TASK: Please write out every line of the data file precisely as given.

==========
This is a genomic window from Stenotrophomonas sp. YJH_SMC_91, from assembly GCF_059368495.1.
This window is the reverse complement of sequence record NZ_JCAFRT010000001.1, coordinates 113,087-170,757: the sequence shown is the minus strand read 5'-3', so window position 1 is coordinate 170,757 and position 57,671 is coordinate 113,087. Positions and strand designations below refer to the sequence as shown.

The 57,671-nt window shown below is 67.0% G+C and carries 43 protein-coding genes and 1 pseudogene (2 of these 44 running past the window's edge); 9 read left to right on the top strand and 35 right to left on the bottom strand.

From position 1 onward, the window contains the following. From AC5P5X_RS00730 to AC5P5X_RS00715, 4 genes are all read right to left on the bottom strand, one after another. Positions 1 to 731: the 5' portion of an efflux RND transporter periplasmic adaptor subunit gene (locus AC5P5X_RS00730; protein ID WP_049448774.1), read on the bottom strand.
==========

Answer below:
This is a genomic window from Stenotrophomonas sp. YJH_SMC_91, from assembly GCF_059368495.1.
This window is the reverse complement of sequence record NZ_JCAFRT010000001.1, coordinates 113,087-170,757: the sequence shown is the minus strand read 5'-3', so window position 1 is coordinate 170,757 and position 57,671 is coordinate 113,087. Positions and strand designations below refer to the sequence as shown.

The 57,671-nt window shown below is 67.0% G+C and carries 43 protein-coding genes and 1 pseudogene (2 of these 44 running past the window's edge); 9 read left to right on the top strand and 35 right to left on the bottom strand.

From position 1 onward, the window contains the following. From AC5P5X_RS00730 to AC5P5X_RS00715, 4 genes are all read right to left on the bottom strand, one after another. Positions 1 to 731: the 5' portion of an efflux RND transporter periplasmic adaptor subunit gene (locus AC5P5X_RS00730; protein ID WP_049448774.1), read on the bottom strand.